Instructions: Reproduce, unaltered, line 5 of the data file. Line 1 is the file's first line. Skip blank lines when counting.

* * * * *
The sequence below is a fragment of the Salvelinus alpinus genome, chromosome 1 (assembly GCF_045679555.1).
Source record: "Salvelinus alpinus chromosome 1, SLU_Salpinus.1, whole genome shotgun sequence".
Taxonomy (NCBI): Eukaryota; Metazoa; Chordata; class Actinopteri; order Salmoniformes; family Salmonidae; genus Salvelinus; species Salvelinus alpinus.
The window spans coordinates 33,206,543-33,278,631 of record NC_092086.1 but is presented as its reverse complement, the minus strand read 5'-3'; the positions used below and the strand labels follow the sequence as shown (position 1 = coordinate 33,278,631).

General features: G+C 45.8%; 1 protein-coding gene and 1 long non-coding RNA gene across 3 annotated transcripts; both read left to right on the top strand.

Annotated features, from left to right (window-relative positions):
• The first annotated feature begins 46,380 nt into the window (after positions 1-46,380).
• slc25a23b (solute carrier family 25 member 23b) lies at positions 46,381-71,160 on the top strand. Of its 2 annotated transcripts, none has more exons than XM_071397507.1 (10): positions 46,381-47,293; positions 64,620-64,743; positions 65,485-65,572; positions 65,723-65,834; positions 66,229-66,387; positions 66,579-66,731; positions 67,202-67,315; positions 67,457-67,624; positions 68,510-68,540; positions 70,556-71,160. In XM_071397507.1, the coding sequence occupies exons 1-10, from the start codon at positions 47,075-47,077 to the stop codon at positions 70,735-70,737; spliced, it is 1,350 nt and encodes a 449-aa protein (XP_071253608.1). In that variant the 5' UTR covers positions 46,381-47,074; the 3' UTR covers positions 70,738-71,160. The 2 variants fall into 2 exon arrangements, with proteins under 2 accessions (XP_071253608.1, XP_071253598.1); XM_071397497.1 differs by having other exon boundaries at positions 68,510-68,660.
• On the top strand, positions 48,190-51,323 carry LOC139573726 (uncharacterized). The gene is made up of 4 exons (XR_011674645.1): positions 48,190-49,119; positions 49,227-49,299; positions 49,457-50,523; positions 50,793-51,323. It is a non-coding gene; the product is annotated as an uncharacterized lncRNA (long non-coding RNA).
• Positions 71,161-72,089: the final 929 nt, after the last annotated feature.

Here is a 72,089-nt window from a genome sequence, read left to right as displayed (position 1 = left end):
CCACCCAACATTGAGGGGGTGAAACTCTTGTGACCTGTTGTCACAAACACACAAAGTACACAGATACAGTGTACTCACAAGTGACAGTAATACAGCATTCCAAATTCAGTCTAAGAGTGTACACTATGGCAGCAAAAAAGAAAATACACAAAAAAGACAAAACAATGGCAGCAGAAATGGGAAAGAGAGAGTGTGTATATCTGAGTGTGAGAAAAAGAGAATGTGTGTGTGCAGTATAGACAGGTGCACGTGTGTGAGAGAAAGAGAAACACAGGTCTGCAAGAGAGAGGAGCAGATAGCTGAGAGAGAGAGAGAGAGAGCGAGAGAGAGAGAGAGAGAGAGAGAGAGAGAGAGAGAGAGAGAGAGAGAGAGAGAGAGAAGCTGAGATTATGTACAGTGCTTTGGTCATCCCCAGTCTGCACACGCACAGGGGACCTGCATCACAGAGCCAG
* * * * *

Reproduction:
General features: G+C 45.8%; 1 protein-coding gene and 1 long non-coding RNA gene across 3 annotated transcripts; both read left to right on the top strand.